Agricultural policy fails to address land grab
Afew years back, foreign investors scouting for large swaths of land to plant rice and eucalyptus trees backed off after encountering strong local opposition. Anecdotal reports indicate that they have not given up altogether but may be working through Thai fronts to achieve the same end. With warm weather year round, fertile soil, and ample supplies of water, Thailand remains a target for foreigners interested not only in securing industrial raw materials and food supplies but also in obtaining a higher rate of return on their investment.
A rice farmer who rents land from an agrobusiness firm in Ayutthaya. Many evicted farmers cannot find gainful employment and earn enough for food that they otherwise could produce themselves.
These investors are part of a diverse group who has significantly increased foreign direct investment in agriculture in recent years through long-term leases or purchases of land in all parts of the world, particularly in developing countries, where intense local opposition often occurs. Fred Pearce, author of When the Rivers Run Dry, spent a year travelling the globe to gather data relating to such investment and recently published a book entitled, The Land Grabbers: The New Fight over Who Owns the Earth (Beacon Press, May 2012). The book provides information on investors, types of land and crops, the process of land acquisitions or grabbing, and impact on local communities and the environment.
The list of investors indicates that some have responded to extra incentives provided by their governments looking to secure food supplies. This is particularly true with South Korean and Middle Eastern investors, whose countries are severely short of land and water, respectively, but have ample foreign exchange earned from exporting manufactured goods and oil. Others are drawn by expectations of earning a high rate of return on their investment. They include old moneyed millionaires, such as the Rothschilds, as well as those with new wealth, such as George Soros. Universities with large endowments and hedge funds also have got involved. Their acquired lands are mostly planted with rice, corn, soy, sugar cane, cotton, and trees.
The involvement of hedge funds is particularly noted since their speculations on agricultural commodities have significantly contributed to the increases in commodity prices that in turn have boosted profits of investment in agriculture. Prices also have risen as a result of decline in output caused by adverse weather conditions and increased demand for crops such as corn and sugar to produce fuels. The decline in output has often led producing countries to impose export restrictions, which have prompted food-importing countries to provide extra incentives for their citizens to plant food crops abroad and ship the output directly home. Such direct shipment of food out of the countries of origin, while a large number of local residents go hungry, is one of the factors creating intense debate. Other factors include evictions of local residents who have long lived on the land, conflicts over water use, and adverse impacts on the environment.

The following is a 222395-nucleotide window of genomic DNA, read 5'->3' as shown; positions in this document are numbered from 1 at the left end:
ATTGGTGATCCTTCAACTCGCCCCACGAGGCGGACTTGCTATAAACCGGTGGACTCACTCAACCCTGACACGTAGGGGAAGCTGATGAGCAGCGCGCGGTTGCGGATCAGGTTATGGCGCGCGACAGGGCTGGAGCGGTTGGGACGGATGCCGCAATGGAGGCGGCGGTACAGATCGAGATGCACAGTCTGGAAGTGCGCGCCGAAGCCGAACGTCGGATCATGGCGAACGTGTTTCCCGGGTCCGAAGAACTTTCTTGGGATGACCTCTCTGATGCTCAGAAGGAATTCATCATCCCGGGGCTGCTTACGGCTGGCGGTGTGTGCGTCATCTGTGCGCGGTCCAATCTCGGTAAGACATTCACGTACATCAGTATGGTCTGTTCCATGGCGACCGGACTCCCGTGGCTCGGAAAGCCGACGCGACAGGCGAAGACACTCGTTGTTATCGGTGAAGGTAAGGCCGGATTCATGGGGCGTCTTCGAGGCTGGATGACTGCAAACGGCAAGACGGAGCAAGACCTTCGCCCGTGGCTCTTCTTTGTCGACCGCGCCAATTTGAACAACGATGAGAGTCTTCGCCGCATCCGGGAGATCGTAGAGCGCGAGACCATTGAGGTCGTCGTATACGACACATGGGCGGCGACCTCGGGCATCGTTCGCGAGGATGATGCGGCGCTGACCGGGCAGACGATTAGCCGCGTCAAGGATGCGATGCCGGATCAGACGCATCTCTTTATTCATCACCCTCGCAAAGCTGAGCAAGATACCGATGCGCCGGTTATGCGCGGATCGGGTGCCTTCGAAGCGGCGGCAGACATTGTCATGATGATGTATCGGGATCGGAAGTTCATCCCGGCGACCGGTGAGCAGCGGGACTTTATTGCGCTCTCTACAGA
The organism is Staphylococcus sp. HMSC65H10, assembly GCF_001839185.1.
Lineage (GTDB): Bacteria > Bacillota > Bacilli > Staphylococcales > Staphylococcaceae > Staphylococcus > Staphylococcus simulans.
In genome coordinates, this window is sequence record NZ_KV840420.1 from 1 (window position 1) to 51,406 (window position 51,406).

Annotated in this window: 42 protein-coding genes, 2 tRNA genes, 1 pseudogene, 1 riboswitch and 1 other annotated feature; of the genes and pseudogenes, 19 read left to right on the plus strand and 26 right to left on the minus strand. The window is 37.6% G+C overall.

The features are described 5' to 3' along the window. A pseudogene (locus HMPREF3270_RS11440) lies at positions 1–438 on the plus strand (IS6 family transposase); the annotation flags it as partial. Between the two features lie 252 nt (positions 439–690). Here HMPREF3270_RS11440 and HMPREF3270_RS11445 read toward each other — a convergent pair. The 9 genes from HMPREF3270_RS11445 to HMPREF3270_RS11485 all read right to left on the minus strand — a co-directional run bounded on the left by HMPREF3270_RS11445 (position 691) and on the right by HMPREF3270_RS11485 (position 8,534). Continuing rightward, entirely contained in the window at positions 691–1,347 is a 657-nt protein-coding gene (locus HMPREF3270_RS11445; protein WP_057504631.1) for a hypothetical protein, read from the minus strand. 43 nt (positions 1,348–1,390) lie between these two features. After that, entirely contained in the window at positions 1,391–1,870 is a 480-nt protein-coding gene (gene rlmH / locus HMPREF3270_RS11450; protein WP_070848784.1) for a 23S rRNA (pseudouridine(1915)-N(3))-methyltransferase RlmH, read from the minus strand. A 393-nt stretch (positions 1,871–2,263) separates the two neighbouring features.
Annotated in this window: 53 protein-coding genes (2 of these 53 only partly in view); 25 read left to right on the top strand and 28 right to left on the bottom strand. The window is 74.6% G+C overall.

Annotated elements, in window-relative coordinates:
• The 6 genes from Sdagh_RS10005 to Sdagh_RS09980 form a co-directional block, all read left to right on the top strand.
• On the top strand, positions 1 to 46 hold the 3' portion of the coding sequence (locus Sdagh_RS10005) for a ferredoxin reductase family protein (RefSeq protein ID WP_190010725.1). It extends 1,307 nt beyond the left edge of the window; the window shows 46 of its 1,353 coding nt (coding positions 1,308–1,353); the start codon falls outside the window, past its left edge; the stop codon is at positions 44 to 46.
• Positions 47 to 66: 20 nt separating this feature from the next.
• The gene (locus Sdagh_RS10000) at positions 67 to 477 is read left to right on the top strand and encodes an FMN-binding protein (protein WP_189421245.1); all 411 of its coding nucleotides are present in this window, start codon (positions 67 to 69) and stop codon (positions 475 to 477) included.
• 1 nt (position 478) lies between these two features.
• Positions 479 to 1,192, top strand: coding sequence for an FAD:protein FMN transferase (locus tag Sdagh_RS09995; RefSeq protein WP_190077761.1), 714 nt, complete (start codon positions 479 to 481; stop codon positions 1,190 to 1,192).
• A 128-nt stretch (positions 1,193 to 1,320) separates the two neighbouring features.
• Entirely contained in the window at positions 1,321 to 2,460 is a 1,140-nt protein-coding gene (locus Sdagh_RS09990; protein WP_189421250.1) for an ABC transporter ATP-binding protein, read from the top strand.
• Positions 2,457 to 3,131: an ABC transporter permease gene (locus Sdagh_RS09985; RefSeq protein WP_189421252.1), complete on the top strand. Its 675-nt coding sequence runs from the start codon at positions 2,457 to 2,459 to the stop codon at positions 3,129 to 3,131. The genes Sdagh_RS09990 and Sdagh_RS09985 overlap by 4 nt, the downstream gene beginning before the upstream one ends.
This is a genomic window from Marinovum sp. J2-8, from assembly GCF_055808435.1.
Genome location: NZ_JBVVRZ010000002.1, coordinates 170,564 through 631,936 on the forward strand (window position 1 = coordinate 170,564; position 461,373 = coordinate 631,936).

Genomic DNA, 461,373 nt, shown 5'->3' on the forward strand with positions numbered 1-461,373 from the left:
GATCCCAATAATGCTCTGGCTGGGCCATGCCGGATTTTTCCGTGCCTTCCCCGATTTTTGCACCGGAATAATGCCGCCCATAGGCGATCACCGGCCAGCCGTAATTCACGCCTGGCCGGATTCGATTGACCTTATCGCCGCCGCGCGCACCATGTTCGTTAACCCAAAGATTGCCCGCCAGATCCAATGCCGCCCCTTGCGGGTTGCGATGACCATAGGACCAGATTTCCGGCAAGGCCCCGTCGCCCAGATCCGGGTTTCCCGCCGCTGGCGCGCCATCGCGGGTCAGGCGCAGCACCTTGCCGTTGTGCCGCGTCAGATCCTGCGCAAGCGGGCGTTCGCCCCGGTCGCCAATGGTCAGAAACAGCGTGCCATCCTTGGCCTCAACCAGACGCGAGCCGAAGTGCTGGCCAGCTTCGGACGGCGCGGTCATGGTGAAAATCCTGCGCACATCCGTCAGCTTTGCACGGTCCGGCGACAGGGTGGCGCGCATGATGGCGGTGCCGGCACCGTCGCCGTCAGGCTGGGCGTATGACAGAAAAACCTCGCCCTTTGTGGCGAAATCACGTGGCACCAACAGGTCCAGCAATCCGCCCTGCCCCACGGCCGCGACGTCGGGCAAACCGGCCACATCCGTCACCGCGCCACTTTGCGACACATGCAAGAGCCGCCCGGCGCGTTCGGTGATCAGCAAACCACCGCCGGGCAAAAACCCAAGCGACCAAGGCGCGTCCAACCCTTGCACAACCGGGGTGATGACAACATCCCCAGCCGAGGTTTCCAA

Evictions of residents who are mostly small farmers have intensified a debate on how to produce sufficient food for the rising world population. One group believes that only investment in large industrial farms will raise efficiency needed to produce the required food. This group, therefore, supports land consolidation undertaken by foreign investors although such consolidation often involves evictions of small farmers, sometimes violently. Another group contends that small farms are efficient and produce not only food for own consumption but also for the market. This group argues that it is not the shortage of food that is causing hunger in various parts of the world, for there is more than enough food to feed everybody. Rather, it is the access to food by the poor that is the problem. Many evicted farmers will not be able to find gainful employment in other sectors and earn enough income to buy food that they otherwise produce themselves.
Thai farmers' ability to produce food for their own consumption as well as for the market has been proven. Most operate small farms and are currently debt ridden. They are likely to be "voluntarily" evicted, or sell their land, if buyers _ fronts for foreigners or otherwise _ offer highly attractive prices. There have been enough examples, especially during the recent boom in golf-course construction, to show that proceeds from selling small farms, which appear extraordinary high to poor farmers, do not last long and the sellers soon become even poorer. Unfortunately, present agricultural policy does not adequately address the issues relating to small farms, for it has been a series of populist programmes which serve only to hide or exacerbate the problems. What the country needs is a much more comprehensive set of measures, beginning with land reform as recommended by the recently disbanded Reform Committee chaired by former prime minister Anand Panyarachun.
Sawai Boonma has worked as a development economist for more than two decades. He can be reached at email@example.com.
Former Senior Country Economist at the World Bank and now a freelance writer.
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